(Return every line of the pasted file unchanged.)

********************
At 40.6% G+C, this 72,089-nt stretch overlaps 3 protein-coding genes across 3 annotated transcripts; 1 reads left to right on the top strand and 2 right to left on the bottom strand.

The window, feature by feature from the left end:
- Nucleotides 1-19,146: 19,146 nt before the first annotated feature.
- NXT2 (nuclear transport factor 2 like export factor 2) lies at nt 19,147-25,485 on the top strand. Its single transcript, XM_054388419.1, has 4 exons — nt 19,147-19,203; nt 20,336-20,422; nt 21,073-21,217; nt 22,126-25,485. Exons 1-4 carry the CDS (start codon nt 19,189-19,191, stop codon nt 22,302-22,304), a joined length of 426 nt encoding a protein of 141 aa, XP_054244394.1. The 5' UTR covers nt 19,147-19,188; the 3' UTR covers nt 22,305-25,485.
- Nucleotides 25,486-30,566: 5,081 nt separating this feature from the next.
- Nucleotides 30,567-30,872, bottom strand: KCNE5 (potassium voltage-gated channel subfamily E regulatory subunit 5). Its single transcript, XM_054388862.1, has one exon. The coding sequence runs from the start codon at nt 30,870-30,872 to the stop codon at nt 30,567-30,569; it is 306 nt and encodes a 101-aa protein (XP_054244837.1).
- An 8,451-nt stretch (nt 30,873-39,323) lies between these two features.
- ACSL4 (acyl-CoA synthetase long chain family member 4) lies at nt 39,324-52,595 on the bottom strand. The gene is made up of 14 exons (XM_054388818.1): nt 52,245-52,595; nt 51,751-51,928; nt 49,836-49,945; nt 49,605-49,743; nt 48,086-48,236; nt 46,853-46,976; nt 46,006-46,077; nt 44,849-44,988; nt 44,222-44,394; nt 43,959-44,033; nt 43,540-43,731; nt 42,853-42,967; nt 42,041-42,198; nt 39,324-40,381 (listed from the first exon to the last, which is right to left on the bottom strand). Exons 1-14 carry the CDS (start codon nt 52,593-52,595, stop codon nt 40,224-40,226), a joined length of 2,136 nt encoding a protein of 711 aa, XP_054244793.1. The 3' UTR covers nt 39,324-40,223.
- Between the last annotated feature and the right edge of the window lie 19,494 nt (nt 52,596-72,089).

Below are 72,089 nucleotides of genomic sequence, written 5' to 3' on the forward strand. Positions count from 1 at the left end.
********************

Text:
At 40.6% G+C, this 72,089-nt stretch overlaps 3 protein-coding genes across 3 annotated transcripts; 1 reads left to right on the top strand and 2 right to left on the bottom strand.

The window, feature by feature from the left end:
- Nucleotides 1-19,146: 19,146 nt before the first annotated feature.
- NXT2 (nuclear transport factor 2 like export factor 2) lies at nt 19,147-25,485 on the top strand. Its single transcript, XM_054388419.1, has 4 exons — nt 19,147-19,203; nt 20,336-20,422; nt 21,073-21,217; nt 22,126-25,485. Exons 1-4 carry the CDS (start codon nt 19,189-19,191, stop codon nt 22,302-22,304), a joined length of 426 nt encoding a protein of 141 aa, XP_054244394.1. The 5' UTR covers nt 19,147-19,188; the 3' UTR covers nt 22,305-25,485.
- Nucleotides 25,486-30,566: 5,081 nt separating this feature from the next.
- Nucleotides 30,567-30,872, bottom strand: KCNE5 (potassium voltage-gated channel subfamily E regulatory subunit 5). Its single transcript, XM_054388862.1, has one exon. The coding sequence runs from the start codon at nt 30,870-30,872 to the stop codon at nt 30,567-30,569; it is 306 nt and encodes a 101-aa protein (XP_054244837.1).
- An 8,451-nt stretch (nt 30,873-39,323) lies between these two features.
- ACSL4 (acyl-CoA synthetase long chain family member 4) lies at nt 39,324-52,595 on the bottom strand. The gene is made up of 14 exons (XM_054388818.1): nt 52,245-52,595; nt 51,751-51,928; nt 49,836-49,945; nt 49,605-49,743; nt 48,086-48,236; nt 46,853-46,976; nt 46,006-46,077; nt 44,849-44,988; nt 44,222-44,394; nt 43,959-44,033; nt 43,540-43,731; nt 42,853-42,967; nt 42,041-42,198; nt 39,324-40,381 (listed from the first exon to the last, which is right to left on the bottom strand). Exons 1-14 carry the CDS (start codon nt 52,593-52,595, stop codon nt 40,224-40,226), a joined length of 2,136 nt encoding a protein of 711 aa, XP_054244793.1. The 3' UTR covers nt 39,324-40,223.
- Between the last annotated feature and the right edge of the window lie 19,494 nt (nt 52,596-72,089).

Below are 72,089 nucleotides of genomic sequence, written 5' to 3' on the forward strand. Positions count from 1 at the left end.